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The Git Extensions repository browser seems to be more versatile than gitk in many ways.

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However, my very favorite command line option for gitk is --all. gitk --all shows all commits, including ones not reachable by any branch or tag. This is very useful for understanding what actually happens in git. For instance after a rebase you can still see the original commits that have been copied and abandoned (and even return to them with reset).

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Is there any way to make Git Extensions browser behave like gitk --all and show even unreachable commits?

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The answer to your question is no. However, you can open gitk --all, with a little work.

If you're willing to sacrifice performance, you can get some more information by changing the following in Settings > Settings > Git extensions > Performance. Check "show current working changes in revision graph". I've left that off and ended up using the Hotkeys settings tab.

  • Hotkeys > RevisionGrid. Make sure "ShowAllBranches" has a shortcut key. It usually is Ctrl+Shift+A.
  • Hotkeys > Browse. Make sure GitGitK has a shortcut key. I've used Ctrl+K. It brings up gitk from inside Git Extensions. However, you then have to view all branches manually, so I'm not sure how useful you'll find it on its own.
  • Finally, I think the one you'll really like is the Scripts tab. You will need to manually add a Gitk --all script there, but then you can assign a hotkey to it. You then have gitk --all from inside Git Extensions.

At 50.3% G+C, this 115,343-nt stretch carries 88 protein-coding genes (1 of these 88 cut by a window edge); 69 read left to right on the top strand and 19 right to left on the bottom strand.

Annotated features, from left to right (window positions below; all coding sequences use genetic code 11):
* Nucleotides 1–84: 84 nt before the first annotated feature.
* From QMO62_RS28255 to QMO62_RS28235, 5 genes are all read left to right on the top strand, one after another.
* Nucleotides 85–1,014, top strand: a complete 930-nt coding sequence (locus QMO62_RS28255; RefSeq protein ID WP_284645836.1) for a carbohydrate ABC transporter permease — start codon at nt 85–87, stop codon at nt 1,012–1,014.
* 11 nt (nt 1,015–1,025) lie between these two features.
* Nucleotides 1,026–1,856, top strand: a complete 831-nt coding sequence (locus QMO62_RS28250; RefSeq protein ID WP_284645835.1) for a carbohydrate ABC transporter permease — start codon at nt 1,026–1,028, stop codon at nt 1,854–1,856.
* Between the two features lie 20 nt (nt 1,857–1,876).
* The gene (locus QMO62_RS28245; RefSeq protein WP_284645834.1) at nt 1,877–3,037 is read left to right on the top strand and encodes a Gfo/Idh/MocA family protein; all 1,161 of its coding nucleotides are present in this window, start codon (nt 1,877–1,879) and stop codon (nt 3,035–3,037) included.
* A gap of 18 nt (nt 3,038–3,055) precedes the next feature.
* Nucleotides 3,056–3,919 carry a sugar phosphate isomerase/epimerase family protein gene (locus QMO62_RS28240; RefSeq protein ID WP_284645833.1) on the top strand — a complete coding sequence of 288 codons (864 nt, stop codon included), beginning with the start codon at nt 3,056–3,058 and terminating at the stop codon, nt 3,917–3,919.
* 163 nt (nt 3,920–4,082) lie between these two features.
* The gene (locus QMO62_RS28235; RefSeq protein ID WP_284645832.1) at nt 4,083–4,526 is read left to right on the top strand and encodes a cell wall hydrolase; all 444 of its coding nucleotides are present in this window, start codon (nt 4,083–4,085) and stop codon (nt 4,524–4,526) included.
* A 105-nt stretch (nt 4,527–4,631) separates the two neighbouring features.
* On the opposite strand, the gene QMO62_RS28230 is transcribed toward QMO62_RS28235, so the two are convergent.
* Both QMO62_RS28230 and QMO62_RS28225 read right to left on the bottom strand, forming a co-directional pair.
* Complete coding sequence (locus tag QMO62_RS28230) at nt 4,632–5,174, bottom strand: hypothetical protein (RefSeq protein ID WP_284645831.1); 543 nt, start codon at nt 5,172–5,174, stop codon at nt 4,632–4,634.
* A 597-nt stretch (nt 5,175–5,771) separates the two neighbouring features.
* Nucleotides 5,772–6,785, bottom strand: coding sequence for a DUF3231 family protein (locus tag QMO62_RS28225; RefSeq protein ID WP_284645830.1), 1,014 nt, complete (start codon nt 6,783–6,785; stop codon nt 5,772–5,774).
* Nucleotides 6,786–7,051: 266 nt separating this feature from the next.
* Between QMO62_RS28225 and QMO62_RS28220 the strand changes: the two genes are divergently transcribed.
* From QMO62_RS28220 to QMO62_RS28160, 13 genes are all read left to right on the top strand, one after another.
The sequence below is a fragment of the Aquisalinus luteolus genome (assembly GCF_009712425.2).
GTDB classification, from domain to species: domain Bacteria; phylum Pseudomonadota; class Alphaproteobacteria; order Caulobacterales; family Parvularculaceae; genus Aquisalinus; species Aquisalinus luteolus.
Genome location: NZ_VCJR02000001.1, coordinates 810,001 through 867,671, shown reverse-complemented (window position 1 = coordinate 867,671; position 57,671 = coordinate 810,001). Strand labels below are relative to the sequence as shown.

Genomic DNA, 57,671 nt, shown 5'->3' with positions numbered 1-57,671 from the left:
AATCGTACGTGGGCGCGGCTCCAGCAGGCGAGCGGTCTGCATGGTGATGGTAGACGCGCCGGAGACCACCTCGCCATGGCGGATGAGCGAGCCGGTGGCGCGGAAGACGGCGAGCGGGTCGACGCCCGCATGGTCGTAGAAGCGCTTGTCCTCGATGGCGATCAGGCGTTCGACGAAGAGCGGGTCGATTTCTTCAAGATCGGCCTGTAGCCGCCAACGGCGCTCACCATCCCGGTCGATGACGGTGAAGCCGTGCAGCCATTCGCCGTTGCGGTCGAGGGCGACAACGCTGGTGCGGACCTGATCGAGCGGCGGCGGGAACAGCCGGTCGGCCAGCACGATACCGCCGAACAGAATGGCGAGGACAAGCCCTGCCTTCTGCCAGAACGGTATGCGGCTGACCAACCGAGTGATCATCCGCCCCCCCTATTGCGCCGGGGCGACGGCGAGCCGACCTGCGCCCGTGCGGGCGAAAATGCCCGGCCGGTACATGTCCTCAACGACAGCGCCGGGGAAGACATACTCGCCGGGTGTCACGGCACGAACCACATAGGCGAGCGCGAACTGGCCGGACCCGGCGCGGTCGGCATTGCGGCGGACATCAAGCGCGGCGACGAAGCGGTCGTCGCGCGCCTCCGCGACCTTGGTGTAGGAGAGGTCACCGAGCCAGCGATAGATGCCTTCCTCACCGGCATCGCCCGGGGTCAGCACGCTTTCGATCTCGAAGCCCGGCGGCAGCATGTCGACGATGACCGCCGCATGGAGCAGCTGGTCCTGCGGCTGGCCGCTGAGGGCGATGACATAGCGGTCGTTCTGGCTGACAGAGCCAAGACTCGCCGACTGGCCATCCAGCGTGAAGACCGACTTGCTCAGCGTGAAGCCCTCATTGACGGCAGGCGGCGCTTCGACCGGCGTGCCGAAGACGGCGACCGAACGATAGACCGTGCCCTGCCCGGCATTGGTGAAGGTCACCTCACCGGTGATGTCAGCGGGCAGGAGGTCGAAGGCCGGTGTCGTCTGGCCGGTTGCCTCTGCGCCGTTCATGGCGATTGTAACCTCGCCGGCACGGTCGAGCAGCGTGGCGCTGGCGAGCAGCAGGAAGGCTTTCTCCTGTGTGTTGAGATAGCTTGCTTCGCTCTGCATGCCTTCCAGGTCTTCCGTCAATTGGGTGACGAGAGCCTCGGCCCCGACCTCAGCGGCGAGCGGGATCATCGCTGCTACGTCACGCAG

Have fun :)

Apparently, there is also a feature request that is 3 months old for precisely this ;)

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Thanks, but I already had "show current working changes in revision graph" and "ShowAllBranches" turned on, and the result is as above, no unreachable commits are shown. Using Script to bring up gitk --all from Git Extensions, was a creative idea, but it doesn't really make the Git Extensions browser itself behave as gitk --all :) – Klas Mellbourn Jun 17 '13 at 19:20
No it doesn't. But it does get you to a right-click or keyboard shortcut away from that view. Yes, it is an extra window, but apart from that, it doesn't look like its possible. – Carl Jun 18 '13 at 0:46

Are you referring to something like "git reflog". That should show all of your commits that have been made, even if you accidentally do a reset later and lose previous commits. You can recover "lost" commits that way. I don't believe their is button in GIT extensions to show that information.

You usually have to do a git reflog in the command line to find the commit hash, then check out a branch with that hash. I have used that for recovering commits with merges gone bad before.

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I would like to have a graphical representation of the unreachable commits. – Klas Mellbourn Mar 28 '14 at 15:05
github.com/gitextensions/gitextensions/issues/2303 Just added a feature request for GIT extensions. I guess I could try to code it myself and do a pull request. – scottpetrovic Mar 31 '14 at 21:58
That would be a great addition to Git Extensions! – Klas Mellbourn Apr 1 '14 at 6:12

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